Improving the quality of basic education has the potential to address several socio-economic problems, reduce dropout rates and better-equip matriculants to pursue further education or enter the job market.
Siyabulela Fobosi is an Education Researcher at the Public Service Accountability Monitor at Rhodes University. S.Fobosi@ru.ac.za
Read all the latest news in the December PSAM newsletter. The newsletter includes articles from PSAM staff, information about events and conferences attended by PSAM staff, and ongoing initiatives within the organisation.
A bleak future awaits job-hunting matriculants who completed their final exams yesterday as the country continues to shed jobs at an alarming rate.
Some 105000 Grade 12 pupils in the province wrote their final paper in their end-of-year exams yesterday, and while many plan to study further, there are those who are hoping to find jobs next year.
However, the education researcher at the Public Service Accountability Monitor (PSAM), Siyabulela Fobosi, advised matriculants to study further.
Fobosi warned that with the current unemployment rate, the future for a Grade 12 pupil hoping to join the job market without studying further “does not look good”.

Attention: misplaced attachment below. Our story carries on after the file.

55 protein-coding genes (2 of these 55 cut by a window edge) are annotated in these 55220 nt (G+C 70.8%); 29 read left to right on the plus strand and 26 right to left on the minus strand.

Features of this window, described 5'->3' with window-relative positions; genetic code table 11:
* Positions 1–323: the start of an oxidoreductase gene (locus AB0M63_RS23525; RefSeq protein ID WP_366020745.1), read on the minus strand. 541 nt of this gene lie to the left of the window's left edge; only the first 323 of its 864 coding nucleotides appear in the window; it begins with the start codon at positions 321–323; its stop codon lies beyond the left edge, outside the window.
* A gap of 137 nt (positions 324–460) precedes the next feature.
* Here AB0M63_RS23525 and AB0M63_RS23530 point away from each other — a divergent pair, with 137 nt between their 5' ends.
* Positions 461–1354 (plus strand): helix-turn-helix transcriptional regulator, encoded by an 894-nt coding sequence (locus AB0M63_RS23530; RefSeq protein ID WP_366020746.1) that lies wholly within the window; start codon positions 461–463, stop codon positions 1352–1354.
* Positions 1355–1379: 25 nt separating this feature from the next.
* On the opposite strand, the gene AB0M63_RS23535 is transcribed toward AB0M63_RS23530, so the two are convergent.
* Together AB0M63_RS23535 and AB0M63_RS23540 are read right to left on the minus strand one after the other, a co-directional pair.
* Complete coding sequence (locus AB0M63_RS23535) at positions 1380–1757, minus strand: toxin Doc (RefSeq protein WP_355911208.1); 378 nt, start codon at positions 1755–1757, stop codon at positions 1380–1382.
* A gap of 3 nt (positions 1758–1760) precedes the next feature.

“Such pupils are most likely to add to the growing number of discouraged work-seekers. They are more likely to join the informal sector,” said Fobosi.
The unemployment rate is currently at 27.7% countrywide and the Eastern Cape has the highest unemployment rate at 35.5%.
Economists have warned that the unemployment rate is likely to soar.
The Dispatch yesterday spoke to a few Grade 12 pupils from John Bisseker Senior Secondary School in East London who are hoping to find employment next year.
The pupils had just written their last exam, the English 3 paper, bringing their school era to an end.
Likhona Charlie said studying further was not an option for her because she needed to provide for her family by finding a job.
“I need to make money to support my family. I have four siblings and I am the eldest. I need to find a job to help my mother financially. Maybe in a few years time I will enrol in a computer course,” she said.
The 21-year-old said she was unskilled and finding a job would not be easy.
“I am looking for any kind of job, I can be a cashier or even a packer,” she said.
Mickayla Gysman said both her parents had been unemployed since her mother was recently retrenched from her factory job.
She was hoping to find a job at the same factory.
Leighton Majoos said he wanted to find a job to “build some experience” and then study further.
“Most places are looking for employees who are experienced. So my plan is to get the experience first and study later,” Majoos said.
Fobosi said getting an education was considered to be the best way to get ahead in today’s “unequal world”. “Even though people with just a matric and no further qualification are employable, they are not employed in decent employment.
“People who are better-educated have, typically, higher chances of obtaining decent employment.